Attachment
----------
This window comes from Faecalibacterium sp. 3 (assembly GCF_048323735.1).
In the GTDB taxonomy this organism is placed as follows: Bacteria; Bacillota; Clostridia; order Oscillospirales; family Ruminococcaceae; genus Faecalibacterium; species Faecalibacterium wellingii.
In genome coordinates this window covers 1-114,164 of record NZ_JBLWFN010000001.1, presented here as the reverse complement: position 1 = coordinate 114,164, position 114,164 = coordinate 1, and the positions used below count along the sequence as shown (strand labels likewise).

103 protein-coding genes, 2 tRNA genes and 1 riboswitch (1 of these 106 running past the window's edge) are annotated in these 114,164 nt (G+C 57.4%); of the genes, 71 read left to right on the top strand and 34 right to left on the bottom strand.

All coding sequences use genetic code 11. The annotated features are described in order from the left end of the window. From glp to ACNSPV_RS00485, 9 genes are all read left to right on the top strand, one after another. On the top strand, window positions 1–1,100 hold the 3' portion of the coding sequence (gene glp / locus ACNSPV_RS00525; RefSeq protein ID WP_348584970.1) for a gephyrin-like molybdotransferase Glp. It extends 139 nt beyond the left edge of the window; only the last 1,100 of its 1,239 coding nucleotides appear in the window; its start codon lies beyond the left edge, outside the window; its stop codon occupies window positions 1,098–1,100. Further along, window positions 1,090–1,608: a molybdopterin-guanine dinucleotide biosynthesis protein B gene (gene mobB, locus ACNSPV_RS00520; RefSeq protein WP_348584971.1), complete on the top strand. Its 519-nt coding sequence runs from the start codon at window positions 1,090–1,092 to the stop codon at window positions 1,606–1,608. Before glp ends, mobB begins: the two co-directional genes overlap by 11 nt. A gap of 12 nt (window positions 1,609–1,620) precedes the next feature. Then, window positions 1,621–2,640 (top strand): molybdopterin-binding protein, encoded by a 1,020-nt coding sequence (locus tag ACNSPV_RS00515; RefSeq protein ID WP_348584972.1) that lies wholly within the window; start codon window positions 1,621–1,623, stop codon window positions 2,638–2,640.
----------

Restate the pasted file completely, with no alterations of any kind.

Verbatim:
This window comes from Faecalibacterium sp. 3 (assembly GCF_048323735.1).
In the GTDB taxonomy this organism is placed as follows: Bacteria; Bacillota; Clostridia; order Oscillospirales; family Ruminococcaceae; genus Faecalibacterium; species Faecalibacterium wellingii.
In genome coordinates this window covers 1-114,164 of record NZ_JBLWFN010000001.1, presented here as the reverse complement: position 1 = coordinate 114,164, position 114,164 = coordinate 1, and the positions used below count along the sequence as shown (strand labels likewise).

103 protein-coding genes, 2 tRNA genes and 1 riboswitch (1 of these 106 running past the window's edge) are annotated in these 114,164 nt (G+C 57.4%); of the genes, 71 read left to right on the top strand and 34 right to left on the bottom strand.

All coding sequences use genetic code 11. The annotated features are described in order from the left end of the window. From glp to ACNSPV_RS00485, 9 genes are all read left to right on the top strand, one after another. On the top strand, window positions 1–1,100 hold the 3' portion of the coding sequence (gene glp / locus ACNSPV_RS00525; RefSeq protein ID WP_348584970.1) for a gephyrin-like molybdotransferase Glp. It extends 139 nt beyond the left edge of the window; only the last 1,100 of its 1,239 coding nucleotides appear in the window; its start codon lies beyond the left edge, outside the window; its stop codon occupies window positions 1,098–1,100. Further along, window positions 1,090–1,608: a molybdopterin-guanine dinucleotide biosynthesis protein B gene (gene mobB, locus ACNSPV_RS00520; RefSeq protein WP_348584971.1), complete on the top strand. Its 519-nt coding sequence runs from the start codon at window positions 1,090–1,092 to the stop codon at window positions 1,606–1,608. Before glp ends, mobB begins: the two co-directional genes overlap by 11 nt. A gap of 12 nt (window positions 1,609–1,620) precedes the next feature. Then, window positions 1,621–2,640 (top strand): molybdopterin-binding protein, encoded by a 1,020-nt coding sequence (locus tag ACNSPV_RS00515; RefSeq protein ID WP_348584972.1) that lies wholly within the window; start codon window positions 1,621–1,623, stop codon window positions 2,638–2,640.